Toyota Shows Signs Of Quake Recovery

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Toyota cars awaiting delivery.

TOKYO-Toyota Motor Corp. joined other Japanese auto makers on Wednesday in reporting its first increase in monthly domestic output since the March 11 earthquake and tsunami disrupted their global supply chains.
The August gains mark the latest step in the industry's steady efforts to restore domestic production to pre-quake levels, but executives continue to warn that the strong yen could undermine a recovery of the export-dependent industry.
Toyota, Japan's largest auto maker by output, posted a 12% on-year rise in domestic production in August, marking its first year-over-year increase in 12 months as a near-complete recovery in its parts supply chain helped boost output.
Toyota Yaris vehicles bound for export sit in a lot at the port of Sendai, Japan. Toyota posted a 12% on-year rise in domestic production in August, marking the first rise in 12 months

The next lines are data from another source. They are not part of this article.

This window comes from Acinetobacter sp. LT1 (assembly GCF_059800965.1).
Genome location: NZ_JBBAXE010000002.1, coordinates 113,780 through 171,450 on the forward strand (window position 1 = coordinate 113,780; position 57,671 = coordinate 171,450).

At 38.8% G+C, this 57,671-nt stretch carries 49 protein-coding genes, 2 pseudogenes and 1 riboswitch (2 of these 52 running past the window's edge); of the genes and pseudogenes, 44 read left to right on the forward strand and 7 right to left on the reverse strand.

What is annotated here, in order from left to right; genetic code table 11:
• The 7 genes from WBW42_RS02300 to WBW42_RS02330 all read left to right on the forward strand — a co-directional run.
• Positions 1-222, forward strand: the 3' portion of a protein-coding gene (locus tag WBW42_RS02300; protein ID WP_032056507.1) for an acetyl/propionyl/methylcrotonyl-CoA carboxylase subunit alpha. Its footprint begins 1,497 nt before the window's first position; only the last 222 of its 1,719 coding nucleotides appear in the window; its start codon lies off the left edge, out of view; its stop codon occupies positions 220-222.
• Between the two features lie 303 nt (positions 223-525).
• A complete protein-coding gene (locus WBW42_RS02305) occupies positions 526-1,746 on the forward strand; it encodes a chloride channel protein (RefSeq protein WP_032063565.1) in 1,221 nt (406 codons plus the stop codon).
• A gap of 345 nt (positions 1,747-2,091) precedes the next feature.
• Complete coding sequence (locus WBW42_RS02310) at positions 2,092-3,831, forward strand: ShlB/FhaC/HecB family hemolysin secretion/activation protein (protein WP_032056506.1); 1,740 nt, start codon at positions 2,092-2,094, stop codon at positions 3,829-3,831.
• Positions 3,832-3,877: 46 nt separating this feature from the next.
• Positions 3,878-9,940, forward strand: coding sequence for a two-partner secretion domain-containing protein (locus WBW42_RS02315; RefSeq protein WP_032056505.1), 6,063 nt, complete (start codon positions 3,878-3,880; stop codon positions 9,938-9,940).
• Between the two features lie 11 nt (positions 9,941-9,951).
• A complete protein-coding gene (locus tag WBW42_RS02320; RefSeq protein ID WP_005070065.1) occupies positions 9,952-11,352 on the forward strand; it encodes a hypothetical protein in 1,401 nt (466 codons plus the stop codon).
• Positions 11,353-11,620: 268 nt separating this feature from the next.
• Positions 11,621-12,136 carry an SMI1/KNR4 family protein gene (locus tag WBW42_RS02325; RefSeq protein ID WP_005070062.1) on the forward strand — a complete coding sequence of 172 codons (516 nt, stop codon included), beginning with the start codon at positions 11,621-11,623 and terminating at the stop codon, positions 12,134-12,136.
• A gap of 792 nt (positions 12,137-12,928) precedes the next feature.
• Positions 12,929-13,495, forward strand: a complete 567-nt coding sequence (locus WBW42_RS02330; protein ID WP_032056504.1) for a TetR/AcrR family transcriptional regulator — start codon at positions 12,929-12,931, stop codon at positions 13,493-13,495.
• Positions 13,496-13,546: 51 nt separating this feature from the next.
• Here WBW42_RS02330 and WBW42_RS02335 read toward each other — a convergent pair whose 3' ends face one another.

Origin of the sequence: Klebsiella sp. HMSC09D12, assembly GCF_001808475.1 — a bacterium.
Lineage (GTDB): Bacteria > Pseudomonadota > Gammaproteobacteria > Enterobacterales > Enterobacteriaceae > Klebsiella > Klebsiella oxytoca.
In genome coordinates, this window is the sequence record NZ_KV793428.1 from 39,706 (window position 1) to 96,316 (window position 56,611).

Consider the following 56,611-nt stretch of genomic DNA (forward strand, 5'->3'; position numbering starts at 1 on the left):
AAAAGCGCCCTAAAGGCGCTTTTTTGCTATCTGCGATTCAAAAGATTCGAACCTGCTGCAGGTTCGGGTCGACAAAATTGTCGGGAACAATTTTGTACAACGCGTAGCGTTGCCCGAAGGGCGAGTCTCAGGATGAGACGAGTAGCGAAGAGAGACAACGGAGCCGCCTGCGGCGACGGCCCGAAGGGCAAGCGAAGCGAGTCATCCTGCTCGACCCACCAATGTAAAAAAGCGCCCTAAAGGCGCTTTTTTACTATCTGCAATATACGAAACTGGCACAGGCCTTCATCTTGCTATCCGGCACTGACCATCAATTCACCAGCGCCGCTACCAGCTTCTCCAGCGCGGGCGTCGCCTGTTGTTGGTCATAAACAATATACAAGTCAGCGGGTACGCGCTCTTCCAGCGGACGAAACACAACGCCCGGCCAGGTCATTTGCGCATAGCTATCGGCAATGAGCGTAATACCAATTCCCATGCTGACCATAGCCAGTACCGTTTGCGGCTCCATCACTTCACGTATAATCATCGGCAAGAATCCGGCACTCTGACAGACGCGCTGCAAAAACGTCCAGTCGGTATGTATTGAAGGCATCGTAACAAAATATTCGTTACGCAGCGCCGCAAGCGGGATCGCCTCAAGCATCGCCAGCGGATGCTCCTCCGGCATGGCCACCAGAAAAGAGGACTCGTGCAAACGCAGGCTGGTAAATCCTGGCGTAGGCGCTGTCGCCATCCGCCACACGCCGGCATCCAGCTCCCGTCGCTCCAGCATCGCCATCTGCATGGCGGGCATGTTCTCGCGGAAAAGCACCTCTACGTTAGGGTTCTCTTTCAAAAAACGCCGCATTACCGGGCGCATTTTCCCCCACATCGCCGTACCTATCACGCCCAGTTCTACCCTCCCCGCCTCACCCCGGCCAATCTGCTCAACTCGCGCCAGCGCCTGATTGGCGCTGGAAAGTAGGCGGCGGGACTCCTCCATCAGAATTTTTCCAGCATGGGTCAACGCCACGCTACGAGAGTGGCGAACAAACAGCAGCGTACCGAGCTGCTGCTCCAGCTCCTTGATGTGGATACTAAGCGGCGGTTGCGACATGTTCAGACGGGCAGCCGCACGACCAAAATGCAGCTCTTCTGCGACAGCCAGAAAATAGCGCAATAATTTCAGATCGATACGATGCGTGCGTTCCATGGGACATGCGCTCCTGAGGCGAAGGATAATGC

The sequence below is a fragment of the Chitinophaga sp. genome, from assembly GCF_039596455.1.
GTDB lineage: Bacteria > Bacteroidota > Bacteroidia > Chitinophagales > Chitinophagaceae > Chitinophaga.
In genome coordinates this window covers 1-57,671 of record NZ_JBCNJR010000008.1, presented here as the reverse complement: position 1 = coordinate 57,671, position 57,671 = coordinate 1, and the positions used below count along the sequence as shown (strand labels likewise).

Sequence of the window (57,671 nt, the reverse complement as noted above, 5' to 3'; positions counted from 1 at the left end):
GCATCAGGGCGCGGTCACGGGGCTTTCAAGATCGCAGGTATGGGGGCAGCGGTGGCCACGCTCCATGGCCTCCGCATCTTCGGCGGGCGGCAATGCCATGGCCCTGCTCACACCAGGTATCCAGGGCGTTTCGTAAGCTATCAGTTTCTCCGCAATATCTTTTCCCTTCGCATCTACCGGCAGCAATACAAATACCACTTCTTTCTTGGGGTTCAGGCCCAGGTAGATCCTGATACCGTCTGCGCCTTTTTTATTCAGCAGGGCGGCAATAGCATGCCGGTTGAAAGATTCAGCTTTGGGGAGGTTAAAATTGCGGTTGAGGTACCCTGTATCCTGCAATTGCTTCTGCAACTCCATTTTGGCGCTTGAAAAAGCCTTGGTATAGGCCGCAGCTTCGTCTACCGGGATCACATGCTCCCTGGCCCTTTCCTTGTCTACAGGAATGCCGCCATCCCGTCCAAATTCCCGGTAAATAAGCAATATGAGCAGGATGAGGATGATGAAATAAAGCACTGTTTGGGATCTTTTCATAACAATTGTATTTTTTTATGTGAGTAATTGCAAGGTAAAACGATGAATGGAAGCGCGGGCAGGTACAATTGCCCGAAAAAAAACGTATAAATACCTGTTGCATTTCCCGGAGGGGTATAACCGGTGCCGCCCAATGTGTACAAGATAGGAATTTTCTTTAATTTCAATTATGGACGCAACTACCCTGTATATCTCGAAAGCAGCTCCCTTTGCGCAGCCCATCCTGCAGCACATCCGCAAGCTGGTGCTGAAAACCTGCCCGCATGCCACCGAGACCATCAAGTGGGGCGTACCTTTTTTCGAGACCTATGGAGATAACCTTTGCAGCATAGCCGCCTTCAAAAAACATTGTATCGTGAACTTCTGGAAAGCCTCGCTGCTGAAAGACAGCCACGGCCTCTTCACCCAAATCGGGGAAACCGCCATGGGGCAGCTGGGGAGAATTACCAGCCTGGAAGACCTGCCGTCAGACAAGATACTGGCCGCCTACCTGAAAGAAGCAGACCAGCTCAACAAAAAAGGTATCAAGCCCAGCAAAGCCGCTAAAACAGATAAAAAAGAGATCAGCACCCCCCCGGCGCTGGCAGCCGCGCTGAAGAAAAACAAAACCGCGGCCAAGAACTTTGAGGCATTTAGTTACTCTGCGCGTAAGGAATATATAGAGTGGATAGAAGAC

Suzuki Motor Corp. and Mazda Motor Corp. also said they boosted domestic production in the month.
Suzuki, Japan's fourth-largest auto maker by volume, said its output in August rose by 5.9% from a year ago, marking its first rise in 11 months, while Mazda, the country's fifth-largest car company, said its production climbed 5.6%, its first rise in six months.
Nissan Motor Co. and Honda Motor Co.-Japan's second- and third-largest car makers, reported 17% and 2.5% drops in domestic output in August, respectively.
The companies attributed the declines mainly to higher production a year ago spurred by strong demand by customers who rushed to buy fuel-efficient cars before the expiry of government subsidies.
In the April-July period, Japan's overall auto output fell 34%, or 1.4 million vehicles, compared with the same period in the previous year. But car makers are now poised to start to boost production to make up for delays after the March disasters.
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